UNITED STATES DISTRICT COURT FOR THE DISTRICT OF COLUMBIA
April 20, 1971
FEDERATION OF HOMEMAKERS, Plaintiff,
Clifford M. HARDIN et al., Defendants
Parker, District Judge.
The opinion of the court was delivered by: PARKER
PARKER, District Judge.
In this suit the Federation of Homemakers, a consumer organization dedicated to protecting the integrity of food products, challenges the use of "All Meat" labels
on frankfurters when such products actually contain up to 15 percent of non-meat ingredients. Such labels have been authorized for use by the defendants, the Secretary of Agriculture and the Assistant Secretary for the Consumer and Marketing Service and the Administrator of the Consumer and Marketing Service.
The Federation alleges that the defendants violated the Wholesome Meat Act, 21 U.S.C. § 601 et seq., by causing misleading labels to be affixed to meat products. A declaratory judgment and injunctive relief is sought.
The cause has come before this Court on plaintiff's motion for summary judgment and the defendants' motion to dismiss and cross-motion for summary judgment. There are no factual issues in dispute. For the reasons stated below, plaintiff's motion is granted and the motions of the defendants are denied.
The defendants argued preliminarily that plaintiff lacked standing to sue and that judicial review of this matter was precluded since determinations as to the labeling of meat food products were within the administrative discretion of the Secretary.
Plaintiff has standing if the defendants' action has caused injury to its consumer constituents and if "the interest sought to be protected by the complainant is arguably within the zone of interests to be protected or regulated by the statute * * * in question." Association of Data Processing Service Organizations v. Camp, 397 U.S. 150 at 153, 90 S. Ct. 827, 830, 25 L. Ed. 2d 184 (1970).
The underlying statute in this case is the Wholesome Meat Act, 21 U.S.C. § 601 et seq., enacted to protect the health and welfare of consumers by ensuring that they have access to wholesome and properly marked meats.
Incorrect or misleading labeling is recognized as an area of statutory concern:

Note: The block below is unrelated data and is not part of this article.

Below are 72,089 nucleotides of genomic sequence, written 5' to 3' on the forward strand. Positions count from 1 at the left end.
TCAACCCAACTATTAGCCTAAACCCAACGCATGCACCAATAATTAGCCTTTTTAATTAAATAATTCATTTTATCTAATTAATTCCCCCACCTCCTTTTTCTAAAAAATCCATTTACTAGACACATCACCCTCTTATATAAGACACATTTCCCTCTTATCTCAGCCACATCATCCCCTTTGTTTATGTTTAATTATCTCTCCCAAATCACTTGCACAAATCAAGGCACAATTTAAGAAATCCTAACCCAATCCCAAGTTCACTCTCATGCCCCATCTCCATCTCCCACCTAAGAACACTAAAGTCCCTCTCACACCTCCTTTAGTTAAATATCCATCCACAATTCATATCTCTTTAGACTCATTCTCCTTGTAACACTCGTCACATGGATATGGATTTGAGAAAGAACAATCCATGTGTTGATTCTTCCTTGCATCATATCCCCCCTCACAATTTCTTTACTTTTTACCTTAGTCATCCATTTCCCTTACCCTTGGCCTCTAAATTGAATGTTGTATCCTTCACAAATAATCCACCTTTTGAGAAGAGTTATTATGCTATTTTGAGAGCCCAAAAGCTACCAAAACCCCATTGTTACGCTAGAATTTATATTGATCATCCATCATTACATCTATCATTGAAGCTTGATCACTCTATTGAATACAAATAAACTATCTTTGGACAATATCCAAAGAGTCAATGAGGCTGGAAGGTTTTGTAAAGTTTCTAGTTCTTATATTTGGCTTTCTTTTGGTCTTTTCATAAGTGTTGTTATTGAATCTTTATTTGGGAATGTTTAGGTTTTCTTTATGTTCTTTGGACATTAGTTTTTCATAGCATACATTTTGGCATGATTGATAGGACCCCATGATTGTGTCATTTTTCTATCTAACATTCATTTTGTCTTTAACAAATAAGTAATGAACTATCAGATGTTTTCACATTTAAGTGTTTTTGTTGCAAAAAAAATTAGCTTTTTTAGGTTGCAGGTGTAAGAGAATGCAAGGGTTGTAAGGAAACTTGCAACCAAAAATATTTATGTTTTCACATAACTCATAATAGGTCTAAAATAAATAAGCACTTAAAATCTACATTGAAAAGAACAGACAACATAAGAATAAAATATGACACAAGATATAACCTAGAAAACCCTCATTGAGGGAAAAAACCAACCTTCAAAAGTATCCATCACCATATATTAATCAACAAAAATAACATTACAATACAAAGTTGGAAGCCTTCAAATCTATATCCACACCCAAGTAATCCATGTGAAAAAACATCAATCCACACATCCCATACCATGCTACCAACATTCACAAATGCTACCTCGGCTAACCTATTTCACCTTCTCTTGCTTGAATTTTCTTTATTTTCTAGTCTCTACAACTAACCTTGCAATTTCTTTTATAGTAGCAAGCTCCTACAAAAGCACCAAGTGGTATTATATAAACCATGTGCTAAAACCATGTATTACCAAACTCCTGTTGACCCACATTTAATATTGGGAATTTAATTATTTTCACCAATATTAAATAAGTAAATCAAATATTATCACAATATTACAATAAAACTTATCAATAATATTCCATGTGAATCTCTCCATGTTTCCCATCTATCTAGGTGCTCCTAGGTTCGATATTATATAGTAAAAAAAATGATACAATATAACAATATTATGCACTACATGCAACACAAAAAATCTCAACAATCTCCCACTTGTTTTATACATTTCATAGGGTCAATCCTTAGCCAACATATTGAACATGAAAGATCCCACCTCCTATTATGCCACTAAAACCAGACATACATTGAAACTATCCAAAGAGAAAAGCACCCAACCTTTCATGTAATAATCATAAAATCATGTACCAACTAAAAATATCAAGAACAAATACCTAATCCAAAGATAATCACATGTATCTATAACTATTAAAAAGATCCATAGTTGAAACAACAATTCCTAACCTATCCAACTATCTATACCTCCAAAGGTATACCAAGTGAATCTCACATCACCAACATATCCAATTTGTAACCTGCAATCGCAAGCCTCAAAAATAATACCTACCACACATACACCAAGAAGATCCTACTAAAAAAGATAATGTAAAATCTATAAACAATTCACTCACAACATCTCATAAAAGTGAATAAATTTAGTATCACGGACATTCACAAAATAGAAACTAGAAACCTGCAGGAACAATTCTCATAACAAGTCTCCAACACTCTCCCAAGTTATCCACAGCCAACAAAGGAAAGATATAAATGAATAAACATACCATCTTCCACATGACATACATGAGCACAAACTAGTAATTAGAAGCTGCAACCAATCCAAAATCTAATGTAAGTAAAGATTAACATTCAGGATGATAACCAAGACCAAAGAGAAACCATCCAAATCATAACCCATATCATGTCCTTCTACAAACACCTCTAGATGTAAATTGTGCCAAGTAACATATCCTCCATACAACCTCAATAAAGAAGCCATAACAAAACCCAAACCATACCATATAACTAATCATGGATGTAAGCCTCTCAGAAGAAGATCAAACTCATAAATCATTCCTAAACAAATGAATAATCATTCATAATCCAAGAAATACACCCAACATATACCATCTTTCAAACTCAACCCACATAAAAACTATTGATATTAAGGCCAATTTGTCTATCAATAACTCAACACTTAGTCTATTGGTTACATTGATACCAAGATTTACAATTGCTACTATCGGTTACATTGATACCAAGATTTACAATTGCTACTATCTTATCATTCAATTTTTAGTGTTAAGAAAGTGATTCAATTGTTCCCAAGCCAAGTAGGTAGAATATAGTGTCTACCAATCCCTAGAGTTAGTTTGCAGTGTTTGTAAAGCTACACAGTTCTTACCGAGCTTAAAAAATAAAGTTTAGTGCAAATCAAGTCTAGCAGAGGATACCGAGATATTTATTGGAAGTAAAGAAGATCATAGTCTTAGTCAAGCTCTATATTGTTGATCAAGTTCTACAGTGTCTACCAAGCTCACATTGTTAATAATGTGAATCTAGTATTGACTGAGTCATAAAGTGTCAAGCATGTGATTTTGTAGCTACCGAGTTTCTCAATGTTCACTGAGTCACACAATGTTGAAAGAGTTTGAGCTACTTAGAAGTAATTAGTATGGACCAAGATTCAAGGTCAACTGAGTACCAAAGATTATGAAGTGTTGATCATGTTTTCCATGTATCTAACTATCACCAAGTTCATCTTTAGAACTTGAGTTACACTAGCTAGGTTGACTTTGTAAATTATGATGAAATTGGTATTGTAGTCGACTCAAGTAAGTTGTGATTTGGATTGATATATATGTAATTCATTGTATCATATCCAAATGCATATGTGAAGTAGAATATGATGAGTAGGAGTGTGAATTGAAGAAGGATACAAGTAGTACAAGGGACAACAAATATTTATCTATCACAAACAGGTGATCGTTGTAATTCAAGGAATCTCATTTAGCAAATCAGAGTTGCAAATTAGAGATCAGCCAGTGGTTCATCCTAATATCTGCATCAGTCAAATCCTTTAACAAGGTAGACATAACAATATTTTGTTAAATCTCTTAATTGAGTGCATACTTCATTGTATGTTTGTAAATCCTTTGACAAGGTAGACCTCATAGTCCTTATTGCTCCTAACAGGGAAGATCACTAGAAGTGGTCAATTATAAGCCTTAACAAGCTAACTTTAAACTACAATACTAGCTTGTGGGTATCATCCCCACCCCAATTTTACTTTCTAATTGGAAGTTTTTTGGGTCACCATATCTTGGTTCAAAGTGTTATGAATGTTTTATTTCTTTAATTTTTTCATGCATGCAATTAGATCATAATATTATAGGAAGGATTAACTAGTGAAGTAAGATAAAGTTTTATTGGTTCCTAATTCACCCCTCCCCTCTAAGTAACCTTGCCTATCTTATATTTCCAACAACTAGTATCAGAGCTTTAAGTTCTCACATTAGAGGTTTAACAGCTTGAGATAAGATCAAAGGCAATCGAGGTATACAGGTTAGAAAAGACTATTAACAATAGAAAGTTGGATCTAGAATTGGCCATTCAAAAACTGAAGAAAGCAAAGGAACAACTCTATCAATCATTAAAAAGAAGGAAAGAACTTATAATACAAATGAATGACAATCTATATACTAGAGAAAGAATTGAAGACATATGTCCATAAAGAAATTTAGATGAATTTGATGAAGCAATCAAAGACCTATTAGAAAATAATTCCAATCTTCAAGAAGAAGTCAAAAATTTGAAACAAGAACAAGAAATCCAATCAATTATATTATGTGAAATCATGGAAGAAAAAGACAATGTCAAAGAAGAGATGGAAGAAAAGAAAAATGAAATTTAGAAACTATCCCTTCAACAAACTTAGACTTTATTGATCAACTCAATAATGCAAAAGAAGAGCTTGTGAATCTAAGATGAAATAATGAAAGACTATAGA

"Misbranded * * * meat food products * * * are injurious to the public welfare [and] destroy markets for wholesome * * * properly labeled * * * meat food products."
The injuries of which plaintiff complains fall squarely within this area. Plaintiff alleges that consumers assume "All Meat" frankfurters are more nourishing than frankfurters not so labeled; however, frankfurters containing dried milk (which are precluded from using an "All Meat" label) are of higher nutritional value. Plaintiff reports that the "All Meat" frankfurters are destroying the market for wholesome products with dried milk and other nutritional additives. With a dwindling market, even those consumers who are aware of the food value of the latter products and would prefer to purchase them may be unable to do so. Thus, plaintiff's interest is "within the zone to be protected or regulated by the statute" and plaintiff has standing to prosecute this action.
The sections of the Wholesome Meat Act relating to misleading labeling, 21 U.S.C. § 607(d) and (e), prohibit any meat product from being sold under a label which is misleading and provides a procedure whereby the Secretary may enforce the prohibition. The defendants cite the permissive language of that section as authority for the argument that the matter of enforcement is committed to the Secretary's discretion. As to this contention, the recent case of Environmental Defense Fund, Inc. v. Hardin, 138 U.S. App. D.C. 391, 428 F.2d 1093 (1970) is directly in point: